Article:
To watch the constructive ability of many inThis distinguished wader is well known at the sects, birds, and animals, is, both young and old Firth of Forth, where, after quitting the heath- an endless source of interest and instruction, covered valleys, he comes to feed, as a change of The busy bee, the marvellous workers of the diet, on many animals found on the shores of the coral reefs, and innumerable other creatures, ocean-washed islands of Southern Scotia, at dif- with varied forms and wondrous instincts, strikferent times of the year, when gulls are numerous ingly exhibit the power and benevolenec of the there. Its incumbent bill is well suited to scoop Almighty architect. out marine creatures from their sand-covered Amongst the stories which are related of the abodes. It is especially busy in the mornings, constructive skill and instinct of the feathered which are well employed in its peculiar method race, as being authentic and not generally known, of procuring sea-provided food when the tide has the following instance is well worthy of mention: receded far enough. Its feet are partly webbed, -On the top of the old Guildhall of Newcastlethis structure being peculiarly serviceable to a upon-Tyne, there was a weather-cock of pecucreature often wading into salt or fresh water, liar construction, on which, in March, 1783, a where it finds its multifarious nutriment. The pair of crows built their nest. During the probird appears to possess a beak rather slight for gress of this work the crows experienced many indefence, though it is well adapted for the attain- terruptions from the same kind of birds belonging ment of food; it can, however, when requisite, to the neighbourhood; sometimes, when the nest use it as a weapon against birds of pugnacious was nearly constructed, it would be destroyed by nature, when such become outrageous in their other crows in their absence, seemingly with the conduct towards it, as has often been seen by most obstinate animosity; to prevent which one those who have watchód it at the ocean-side, as I remained as sentinel of the building, while the have been accustomed to do.-Capt. J. R. other was abroad in search of forage or materials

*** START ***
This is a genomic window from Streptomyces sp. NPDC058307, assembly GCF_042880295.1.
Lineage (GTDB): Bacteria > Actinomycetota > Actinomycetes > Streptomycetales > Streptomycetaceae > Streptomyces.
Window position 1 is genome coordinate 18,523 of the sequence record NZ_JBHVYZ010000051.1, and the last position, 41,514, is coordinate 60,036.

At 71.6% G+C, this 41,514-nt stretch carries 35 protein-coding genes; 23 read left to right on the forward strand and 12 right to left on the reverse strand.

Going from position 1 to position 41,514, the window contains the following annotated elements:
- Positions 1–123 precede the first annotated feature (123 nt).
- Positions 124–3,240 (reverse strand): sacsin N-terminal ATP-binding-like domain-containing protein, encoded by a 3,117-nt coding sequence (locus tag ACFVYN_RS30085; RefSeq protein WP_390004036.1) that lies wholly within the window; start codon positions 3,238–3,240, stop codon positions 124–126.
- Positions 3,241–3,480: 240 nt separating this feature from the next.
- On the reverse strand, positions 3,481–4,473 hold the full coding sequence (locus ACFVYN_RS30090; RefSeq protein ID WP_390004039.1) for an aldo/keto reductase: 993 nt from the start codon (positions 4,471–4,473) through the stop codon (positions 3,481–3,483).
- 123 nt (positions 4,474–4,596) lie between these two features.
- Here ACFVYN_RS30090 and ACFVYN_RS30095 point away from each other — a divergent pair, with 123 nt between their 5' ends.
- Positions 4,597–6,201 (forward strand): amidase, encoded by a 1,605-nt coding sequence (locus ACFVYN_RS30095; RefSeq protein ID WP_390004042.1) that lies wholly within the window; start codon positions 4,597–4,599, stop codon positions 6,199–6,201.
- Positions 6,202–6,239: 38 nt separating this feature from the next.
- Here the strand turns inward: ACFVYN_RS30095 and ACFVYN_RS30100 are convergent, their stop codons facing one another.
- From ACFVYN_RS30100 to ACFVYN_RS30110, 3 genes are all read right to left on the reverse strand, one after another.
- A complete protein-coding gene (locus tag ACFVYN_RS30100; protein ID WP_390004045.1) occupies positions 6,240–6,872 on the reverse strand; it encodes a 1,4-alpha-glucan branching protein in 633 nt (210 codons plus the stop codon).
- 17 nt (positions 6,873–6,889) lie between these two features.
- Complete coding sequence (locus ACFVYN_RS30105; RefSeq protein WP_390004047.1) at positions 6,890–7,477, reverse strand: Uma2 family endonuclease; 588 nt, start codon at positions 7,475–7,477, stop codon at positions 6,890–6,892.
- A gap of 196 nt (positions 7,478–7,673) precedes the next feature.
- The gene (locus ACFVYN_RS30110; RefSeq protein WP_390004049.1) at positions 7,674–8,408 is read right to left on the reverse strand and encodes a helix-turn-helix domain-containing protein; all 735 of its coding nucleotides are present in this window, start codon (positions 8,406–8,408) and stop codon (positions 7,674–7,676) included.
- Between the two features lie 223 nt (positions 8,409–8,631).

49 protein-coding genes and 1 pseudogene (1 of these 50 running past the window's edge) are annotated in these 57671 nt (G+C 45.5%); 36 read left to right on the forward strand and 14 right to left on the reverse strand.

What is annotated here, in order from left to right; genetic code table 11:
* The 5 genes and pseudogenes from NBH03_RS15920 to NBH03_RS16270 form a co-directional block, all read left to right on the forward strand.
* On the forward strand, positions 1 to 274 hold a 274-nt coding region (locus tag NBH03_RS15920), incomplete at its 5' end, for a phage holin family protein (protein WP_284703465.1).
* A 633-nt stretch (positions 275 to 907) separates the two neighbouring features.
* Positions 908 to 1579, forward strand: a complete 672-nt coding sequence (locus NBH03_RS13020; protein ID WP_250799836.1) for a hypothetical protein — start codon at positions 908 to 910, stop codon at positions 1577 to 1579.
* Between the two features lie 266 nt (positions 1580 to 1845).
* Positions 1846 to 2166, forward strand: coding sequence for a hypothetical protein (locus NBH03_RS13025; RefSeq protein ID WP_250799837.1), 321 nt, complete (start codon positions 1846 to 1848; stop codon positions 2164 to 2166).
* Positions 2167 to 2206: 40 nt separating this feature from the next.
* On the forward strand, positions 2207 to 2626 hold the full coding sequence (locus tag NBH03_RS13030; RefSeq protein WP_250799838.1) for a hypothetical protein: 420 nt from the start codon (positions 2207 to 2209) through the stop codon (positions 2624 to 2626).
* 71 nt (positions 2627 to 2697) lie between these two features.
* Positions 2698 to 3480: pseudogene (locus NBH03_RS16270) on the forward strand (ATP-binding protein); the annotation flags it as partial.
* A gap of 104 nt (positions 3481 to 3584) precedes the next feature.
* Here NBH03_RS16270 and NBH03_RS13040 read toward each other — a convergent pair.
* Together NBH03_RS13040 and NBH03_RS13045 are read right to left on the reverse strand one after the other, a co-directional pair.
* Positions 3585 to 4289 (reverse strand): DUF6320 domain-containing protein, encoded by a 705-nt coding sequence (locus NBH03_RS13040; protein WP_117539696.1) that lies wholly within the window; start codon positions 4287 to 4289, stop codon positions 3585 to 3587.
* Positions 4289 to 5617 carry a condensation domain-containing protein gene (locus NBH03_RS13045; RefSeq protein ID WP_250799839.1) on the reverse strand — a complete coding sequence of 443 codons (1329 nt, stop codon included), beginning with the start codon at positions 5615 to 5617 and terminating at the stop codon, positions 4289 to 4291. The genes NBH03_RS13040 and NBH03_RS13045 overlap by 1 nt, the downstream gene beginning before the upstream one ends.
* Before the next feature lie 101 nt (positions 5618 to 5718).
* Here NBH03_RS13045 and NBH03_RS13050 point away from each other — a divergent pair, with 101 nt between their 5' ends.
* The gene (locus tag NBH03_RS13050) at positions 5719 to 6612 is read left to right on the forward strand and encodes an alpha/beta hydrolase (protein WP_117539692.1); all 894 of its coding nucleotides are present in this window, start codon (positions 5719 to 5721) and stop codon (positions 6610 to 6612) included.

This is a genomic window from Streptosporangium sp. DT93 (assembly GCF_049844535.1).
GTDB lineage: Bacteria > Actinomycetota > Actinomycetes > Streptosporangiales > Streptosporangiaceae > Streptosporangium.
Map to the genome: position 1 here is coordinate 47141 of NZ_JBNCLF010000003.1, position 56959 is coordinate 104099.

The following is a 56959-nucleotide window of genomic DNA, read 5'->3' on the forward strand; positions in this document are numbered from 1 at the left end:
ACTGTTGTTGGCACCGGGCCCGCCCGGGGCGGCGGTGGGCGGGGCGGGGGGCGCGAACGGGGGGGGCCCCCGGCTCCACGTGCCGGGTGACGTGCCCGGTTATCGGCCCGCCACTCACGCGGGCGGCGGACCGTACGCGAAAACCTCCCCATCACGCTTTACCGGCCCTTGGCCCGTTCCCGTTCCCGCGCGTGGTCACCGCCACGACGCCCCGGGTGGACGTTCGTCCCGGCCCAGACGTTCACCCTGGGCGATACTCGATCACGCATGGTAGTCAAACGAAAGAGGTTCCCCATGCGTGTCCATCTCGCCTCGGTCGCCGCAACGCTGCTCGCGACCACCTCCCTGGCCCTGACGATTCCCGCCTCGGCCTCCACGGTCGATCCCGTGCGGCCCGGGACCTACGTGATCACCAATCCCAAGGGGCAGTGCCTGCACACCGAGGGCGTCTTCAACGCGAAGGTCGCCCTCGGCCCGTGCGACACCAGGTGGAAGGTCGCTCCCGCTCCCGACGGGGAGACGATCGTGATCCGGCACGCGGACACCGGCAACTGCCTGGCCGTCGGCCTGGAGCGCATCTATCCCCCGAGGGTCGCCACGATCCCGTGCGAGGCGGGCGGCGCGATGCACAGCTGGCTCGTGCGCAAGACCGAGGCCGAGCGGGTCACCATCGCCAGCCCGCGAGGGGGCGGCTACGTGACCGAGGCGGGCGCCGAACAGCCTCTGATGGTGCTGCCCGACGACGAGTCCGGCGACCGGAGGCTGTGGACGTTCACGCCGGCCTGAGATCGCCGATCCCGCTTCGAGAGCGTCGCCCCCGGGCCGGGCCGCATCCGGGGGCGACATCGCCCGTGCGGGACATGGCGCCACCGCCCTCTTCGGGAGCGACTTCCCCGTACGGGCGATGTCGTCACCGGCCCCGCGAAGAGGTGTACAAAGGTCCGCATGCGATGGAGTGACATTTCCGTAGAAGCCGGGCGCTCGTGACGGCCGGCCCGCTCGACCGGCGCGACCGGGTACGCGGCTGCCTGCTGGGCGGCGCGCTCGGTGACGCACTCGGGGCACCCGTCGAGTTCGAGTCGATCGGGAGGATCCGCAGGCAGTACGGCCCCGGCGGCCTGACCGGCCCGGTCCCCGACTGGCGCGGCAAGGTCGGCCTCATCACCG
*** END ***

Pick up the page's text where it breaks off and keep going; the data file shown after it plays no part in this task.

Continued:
NEWCASTLE-ON-TYNE.